We take a look at some unforgettable cases from the land of torts and the principles they stand for. (P.s. You’ll never see oysters in the same way again.)
Last week, we covered how tort law isn’t a free-for-all smorgasbord (unlike what you think happens in the USA or on Judge Judy). As mentioned, you have to satisfy a number of tests or thresholds before you can claim damages.
This includes considering:
- Duty of care
- Breach of duty
- Damages (and remoteness)
Let’s step through each one.
#1. Duty of care
Law students spend a fair bit of time in first-year Torts covering off the first question—whether the defendant owes the plaintiff a “duty of care”. I recall our lecturer spent the first 9 out of 12 weeks covering duty of care. Towards the end, we realised (collective groan) that we hadn’t covered very much else and the exams were only three weeks away.
Why is the duty of care so important, might you ask?
This is because if there is no duty of care, you don’t even have a case.
Sometimes, it’s easy to find a duty of care where there is a line of cases (a.k.a. precedent) telling us that a duty exists. They include the following categories:
- Manufacturer of products and Consumer
- Employer and Employee
- School and Pupil
- Doctor and Patient
- Occupier of premises and Entrant
- Landlord and Tenant
- Road users
- Local government authority and facility/park/beach users.
Then there are a few categories that occupy a grey zone. This includes the category of builders/engineers/inspectors and subsequent purchasers.
In Woolcock Street Investments Pty Ltd v CDG Pty Ltd (2004) 216 CLR 515, the plaintiff (a subsequent owner of a commercial building) sued the engineer for failing to carry out soil tests on the building which resulted in unstable foundations.
The plaintiff lost the case because they were not “vulnerable” in the sense that they could have discovered the issue before buying the building. The High Court also found that the case was a matter of “pure economic loss”—involving a building defect requiring rectification rather than actual injury to person or property—that no damages could be awarded in this case.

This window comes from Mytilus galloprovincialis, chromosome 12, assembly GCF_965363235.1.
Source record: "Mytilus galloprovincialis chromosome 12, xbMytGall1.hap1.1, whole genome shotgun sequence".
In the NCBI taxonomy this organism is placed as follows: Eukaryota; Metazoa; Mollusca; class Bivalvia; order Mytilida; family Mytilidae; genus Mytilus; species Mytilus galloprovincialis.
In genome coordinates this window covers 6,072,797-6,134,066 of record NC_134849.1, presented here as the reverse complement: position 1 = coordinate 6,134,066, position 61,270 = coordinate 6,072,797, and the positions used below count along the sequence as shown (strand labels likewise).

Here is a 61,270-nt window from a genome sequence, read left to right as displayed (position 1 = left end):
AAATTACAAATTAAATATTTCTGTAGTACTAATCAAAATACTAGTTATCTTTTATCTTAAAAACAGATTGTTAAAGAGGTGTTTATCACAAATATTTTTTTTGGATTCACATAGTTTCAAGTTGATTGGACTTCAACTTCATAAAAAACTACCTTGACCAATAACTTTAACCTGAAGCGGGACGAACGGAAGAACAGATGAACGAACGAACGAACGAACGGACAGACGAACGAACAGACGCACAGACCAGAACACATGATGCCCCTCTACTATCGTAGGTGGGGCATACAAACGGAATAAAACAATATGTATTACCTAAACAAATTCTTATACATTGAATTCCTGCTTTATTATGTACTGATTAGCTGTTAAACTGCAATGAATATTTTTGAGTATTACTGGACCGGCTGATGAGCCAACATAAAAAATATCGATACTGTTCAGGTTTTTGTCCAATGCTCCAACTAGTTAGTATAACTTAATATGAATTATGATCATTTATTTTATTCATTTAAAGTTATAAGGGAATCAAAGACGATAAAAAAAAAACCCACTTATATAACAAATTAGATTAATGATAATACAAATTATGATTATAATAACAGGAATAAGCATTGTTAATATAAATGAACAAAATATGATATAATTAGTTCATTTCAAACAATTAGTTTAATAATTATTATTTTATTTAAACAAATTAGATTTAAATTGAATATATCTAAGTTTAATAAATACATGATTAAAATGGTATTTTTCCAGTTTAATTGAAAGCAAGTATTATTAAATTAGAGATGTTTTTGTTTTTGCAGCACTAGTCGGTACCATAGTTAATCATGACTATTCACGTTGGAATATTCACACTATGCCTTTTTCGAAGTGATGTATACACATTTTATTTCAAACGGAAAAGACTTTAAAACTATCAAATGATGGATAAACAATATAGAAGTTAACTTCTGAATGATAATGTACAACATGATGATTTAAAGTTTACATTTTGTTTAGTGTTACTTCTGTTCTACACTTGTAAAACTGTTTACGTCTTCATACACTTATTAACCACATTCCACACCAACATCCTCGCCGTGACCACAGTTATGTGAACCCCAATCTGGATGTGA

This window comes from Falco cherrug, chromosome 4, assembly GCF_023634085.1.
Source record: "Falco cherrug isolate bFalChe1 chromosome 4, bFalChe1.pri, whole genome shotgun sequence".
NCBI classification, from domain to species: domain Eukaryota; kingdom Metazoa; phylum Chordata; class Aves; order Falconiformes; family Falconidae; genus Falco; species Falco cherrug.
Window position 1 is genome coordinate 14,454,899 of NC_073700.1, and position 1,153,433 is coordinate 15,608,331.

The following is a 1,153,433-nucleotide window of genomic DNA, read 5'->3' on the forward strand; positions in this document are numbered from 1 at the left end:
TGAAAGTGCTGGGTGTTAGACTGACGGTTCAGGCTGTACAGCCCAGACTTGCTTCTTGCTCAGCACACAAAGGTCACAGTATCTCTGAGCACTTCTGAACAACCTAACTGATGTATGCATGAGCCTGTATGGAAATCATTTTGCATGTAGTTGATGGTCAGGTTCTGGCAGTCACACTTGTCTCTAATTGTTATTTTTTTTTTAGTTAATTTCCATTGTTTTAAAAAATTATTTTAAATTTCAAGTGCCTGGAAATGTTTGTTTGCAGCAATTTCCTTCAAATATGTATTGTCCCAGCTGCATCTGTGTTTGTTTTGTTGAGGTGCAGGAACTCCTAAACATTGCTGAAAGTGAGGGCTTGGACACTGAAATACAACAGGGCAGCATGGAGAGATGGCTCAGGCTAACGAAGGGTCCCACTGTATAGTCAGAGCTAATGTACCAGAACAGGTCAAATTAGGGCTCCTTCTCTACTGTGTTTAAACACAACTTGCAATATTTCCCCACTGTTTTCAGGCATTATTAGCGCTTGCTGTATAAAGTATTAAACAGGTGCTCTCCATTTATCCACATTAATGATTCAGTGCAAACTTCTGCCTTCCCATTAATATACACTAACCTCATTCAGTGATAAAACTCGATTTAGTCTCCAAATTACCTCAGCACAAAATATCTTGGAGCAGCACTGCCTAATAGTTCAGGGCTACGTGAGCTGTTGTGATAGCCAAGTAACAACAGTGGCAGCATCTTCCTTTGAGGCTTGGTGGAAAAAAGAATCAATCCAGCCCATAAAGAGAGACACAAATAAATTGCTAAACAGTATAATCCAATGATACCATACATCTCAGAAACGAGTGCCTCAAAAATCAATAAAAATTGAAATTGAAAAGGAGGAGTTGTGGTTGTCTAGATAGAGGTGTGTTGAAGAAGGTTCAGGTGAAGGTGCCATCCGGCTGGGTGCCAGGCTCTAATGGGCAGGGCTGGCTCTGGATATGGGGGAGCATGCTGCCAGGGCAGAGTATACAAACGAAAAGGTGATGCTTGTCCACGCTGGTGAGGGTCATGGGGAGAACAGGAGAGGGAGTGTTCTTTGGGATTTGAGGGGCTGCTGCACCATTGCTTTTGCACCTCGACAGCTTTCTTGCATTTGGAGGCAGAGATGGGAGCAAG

If there is no obvious relationship between the plaintiff and defendant, then you have to work out the “scope of duty”. In other words, whom does the defendant owe a duty to? For some time, there were two camps of thought about when a duty of care would arise. Does it arise when:
(1) there is a level of closeness in the relationship two parties, such that one of them is under a duty of care not to cause harm to the other, also known as “proximity”; OR
(2) there are a bunch of features, also known as “salient features”, in the relationship which give rise to a duty of care between the parties?
Anyway, all this is pretty theoretical, but for your purposes, the High Court of Australia decided that No. 2 was the winning test.
The salient features analysis involves looking at features that link the parties, or show how there is a pathway by which one party can cause damage to the other. This includes:
- P’s vulnerability or reliance on D
- D’s assumption of responsibility (e.g. Council warning signs)
- D’s knowledge
- D’s control over the situation
- Proximity (might creep in a bit).
But it doesn’t stop there. The salient features analysis also involves considering policy arguments, for example:
- Would finding a duty impose indeterminate liability on D (as in, an obligation to an indeterminate class of people, like the world at large)?
- Would you end up constraining the future autonomy of D if you find a duty of care? (For example, noting how different doctors can have differing medical opinions.)
- Would finding a duty cause a diversion of resources?